Thursday, April 30, 2009



Local soldier talks about his brother's wrongful deportation

By Chauncy Glover

COLUMBUS, GA (WTVM) - "Oh my God you're skinny. How long has it been since you've eaten."

A reunion filled with mixed emotions.

There was joy.

"I feel great to see my mom and be back in my country," says Marc Lyttle.
"I've had people looking. Phone calls to North Carolina and searching through the obituaries and calling hospitals," says Marc's mom, Jeanne Lyttle.

And there was anger.

"It was traumatize to me. It was a situation that should have never happened," says Marc.
"I'm outraged. This has got to stop. Just because you look at his color and he looks Caribbean, you don't ship someone out of the country. I don't understand how this could happen over and over again," she says.

31 year- old Marc Lyttle has a mental disorder and recalls to the best of his ability the story that kept him out of the United States for two years.

Family members say it all started in North Carolina-- 2007, when he served time in jail on a harassment charge.

When it came time for him to be released, Lyttle had no identification. He says he was then questioned by an agent with Immigration Customs Enforcement, commonly known as ICE.
"He stressed he had a mental condition and she still did not let him see his mother or a lawyer," says Neil Rambana, an immigration attorney

Two months later, Lyttle was sent to an Immigration Detention facility in Atlanta, where he went before an immigration judge.

"The judge says according to out records, prepared by the ICE agent, you are not a citizen. You're a Mexican. We are deporting you from the U.S.," says Rambana.
And that's when Lyttle's, big journey began.

December 9th, he flew from Texas to Mexico.

"This particular information is very disturbing. How in the hell did they get travel documents for him to go to Mexico? He's not a Mexican citizen. They basically put together paperwork and dumped in Mexico," says Neil.

While walking the streets of Mexico, Lyttle was picked up by Mexico City Immigration Enforcement and was kicked out of the country and sent to Honduras.

Marc says, "I had no money and no place to stay. I slept on the street. I was put in jail in Honduras for a month for no reason."

Lyttle says the conditions were harsh, while being in jail with other "big time" criminals as he calls them.

"I told them about my mental disorder and Sonya in Honduras, she told a guy in there to kill me because she didn't like American citizens," he adds.

After spending a month in jail, Lyttle was sent to Nicaragua and then sent to Guatemala. It was there when someone believed his story.

"He told them, he was looking for his brother who was in the U.S. military and somebody made that connection," says Marc's mother.

With the help of the U.S. Embassy, Lyttle's family paid for a new passport and a plane ticket to have him sent back to America.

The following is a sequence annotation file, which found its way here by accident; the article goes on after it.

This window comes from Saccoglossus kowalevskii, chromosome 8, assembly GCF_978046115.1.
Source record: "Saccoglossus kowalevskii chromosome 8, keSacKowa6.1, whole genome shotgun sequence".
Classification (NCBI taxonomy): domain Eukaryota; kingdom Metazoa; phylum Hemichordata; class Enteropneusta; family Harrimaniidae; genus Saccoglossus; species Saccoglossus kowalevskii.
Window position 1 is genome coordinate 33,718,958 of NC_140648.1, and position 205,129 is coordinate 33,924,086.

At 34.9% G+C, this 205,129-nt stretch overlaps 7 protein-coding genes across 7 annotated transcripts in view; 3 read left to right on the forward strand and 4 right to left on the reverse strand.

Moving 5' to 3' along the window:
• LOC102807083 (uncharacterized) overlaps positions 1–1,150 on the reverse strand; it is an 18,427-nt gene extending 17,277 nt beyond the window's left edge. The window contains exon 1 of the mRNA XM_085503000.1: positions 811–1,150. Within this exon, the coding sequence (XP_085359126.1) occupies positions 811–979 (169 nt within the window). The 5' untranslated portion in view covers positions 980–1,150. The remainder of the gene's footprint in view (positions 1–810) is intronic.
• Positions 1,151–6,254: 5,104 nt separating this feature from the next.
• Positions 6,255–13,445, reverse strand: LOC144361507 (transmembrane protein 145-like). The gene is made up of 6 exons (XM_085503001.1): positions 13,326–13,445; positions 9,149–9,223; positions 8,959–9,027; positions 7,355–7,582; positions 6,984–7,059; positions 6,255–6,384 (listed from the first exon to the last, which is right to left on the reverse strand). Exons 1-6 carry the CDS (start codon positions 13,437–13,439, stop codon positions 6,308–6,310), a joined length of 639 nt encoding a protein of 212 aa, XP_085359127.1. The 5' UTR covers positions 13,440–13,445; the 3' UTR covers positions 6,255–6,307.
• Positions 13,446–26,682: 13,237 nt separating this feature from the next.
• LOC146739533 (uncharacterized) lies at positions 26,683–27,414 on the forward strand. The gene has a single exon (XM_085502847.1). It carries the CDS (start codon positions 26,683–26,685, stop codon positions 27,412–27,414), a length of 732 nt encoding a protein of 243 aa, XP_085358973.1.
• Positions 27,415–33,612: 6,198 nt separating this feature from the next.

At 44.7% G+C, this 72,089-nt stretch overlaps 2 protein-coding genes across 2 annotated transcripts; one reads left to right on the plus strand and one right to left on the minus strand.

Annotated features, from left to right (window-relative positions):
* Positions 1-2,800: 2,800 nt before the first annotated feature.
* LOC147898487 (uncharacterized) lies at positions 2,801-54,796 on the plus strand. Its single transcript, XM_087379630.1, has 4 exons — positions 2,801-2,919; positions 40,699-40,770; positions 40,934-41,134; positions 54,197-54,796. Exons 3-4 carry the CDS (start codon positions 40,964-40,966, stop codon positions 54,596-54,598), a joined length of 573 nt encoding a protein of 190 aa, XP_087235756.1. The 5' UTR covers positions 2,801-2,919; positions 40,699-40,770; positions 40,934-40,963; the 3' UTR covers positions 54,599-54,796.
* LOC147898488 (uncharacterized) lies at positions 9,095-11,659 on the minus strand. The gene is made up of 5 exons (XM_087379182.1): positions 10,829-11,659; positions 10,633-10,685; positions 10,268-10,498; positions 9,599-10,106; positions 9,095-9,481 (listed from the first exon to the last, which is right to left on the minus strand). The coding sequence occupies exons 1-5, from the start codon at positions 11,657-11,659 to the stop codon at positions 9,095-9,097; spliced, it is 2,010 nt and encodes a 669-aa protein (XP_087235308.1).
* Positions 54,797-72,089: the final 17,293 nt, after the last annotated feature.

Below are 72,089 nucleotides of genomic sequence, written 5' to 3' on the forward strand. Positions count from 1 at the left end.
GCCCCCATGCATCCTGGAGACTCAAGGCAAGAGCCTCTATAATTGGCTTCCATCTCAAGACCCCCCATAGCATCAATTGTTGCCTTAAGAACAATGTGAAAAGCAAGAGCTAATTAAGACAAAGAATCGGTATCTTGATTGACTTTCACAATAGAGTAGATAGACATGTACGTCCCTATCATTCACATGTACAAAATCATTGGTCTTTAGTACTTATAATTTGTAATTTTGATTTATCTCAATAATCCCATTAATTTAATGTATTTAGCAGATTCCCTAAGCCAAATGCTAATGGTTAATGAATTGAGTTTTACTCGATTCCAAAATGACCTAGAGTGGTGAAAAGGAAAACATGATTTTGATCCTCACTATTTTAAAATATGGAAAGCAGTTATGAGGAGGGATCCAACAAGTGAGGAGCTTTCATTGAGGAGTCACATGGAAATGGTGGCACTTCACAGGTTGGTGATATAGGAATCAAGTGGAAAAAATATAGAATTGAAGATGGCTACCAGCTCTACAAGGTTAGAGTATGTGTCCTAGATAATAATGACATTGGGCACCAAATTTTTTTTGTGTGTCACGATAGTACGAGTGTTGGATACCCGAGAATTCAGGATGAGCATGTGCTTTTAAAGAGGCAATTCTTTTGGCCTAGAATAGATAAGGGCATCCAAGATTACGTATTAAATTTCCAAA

When Marc Lyttle returned back to the United States, he flew into the Atlanta Airport, and once again he was black flagged because he had already been deported once.

"This kid was detained again. No one took the time to make any proper phone calls to family or other agencies to verify the story, instead they just treat this person with a mental disorder like a common criminal," says Neil.

"I lost it and I got on my knees and prayed and asked the lord to deal with everybody," says Jeanne Lyttle.

And Jeanne Lyttle's prayers were answered Friday morning, when ICE officials released Marc from the Atlanta Detention Center. When we contacted ICE officials they released a statement saying, "Immediately upon learning that Mr. Lyttle was claiming U.S. Citizenship and had been detained by U.S. Customs and Border Protection, ICE conducted a thorough investigation and review of his file and all available information. Based upon the available information, ICE concluded that Mr. Lyttle is probably a U.S. citizen. ICE has initiated and will complete all the necessary actions to correct DHS databases."

And after a long two years of trying to get back into his family's arms, Marc Lyttle still has a smile, but also a statement for ICE as well.

"ICE needs to really know what they are doing. They just can't deport anybody and that's what they did to me," says Marc.

Thursday, April 16, 2009

The 270 View Music & Video Project

The 270 View is currently looking for music to put to it's message. You supply the music and we will add the message and promote the combined result. Music can not be copyrighted unless you hold the rights to it and grant The 270 View permission to use and promote it. Please read past blogs here to ensure that your music is a good fit for the 270 Views message. Bands can be from anywhere in the world and artists from outside of the United States are strongly encouraged to participate. Musical styles can reflect any genre although my own personal taste in music will somewhat cloud the selection process. Contact us at if interested.

Monday, April 13, 2009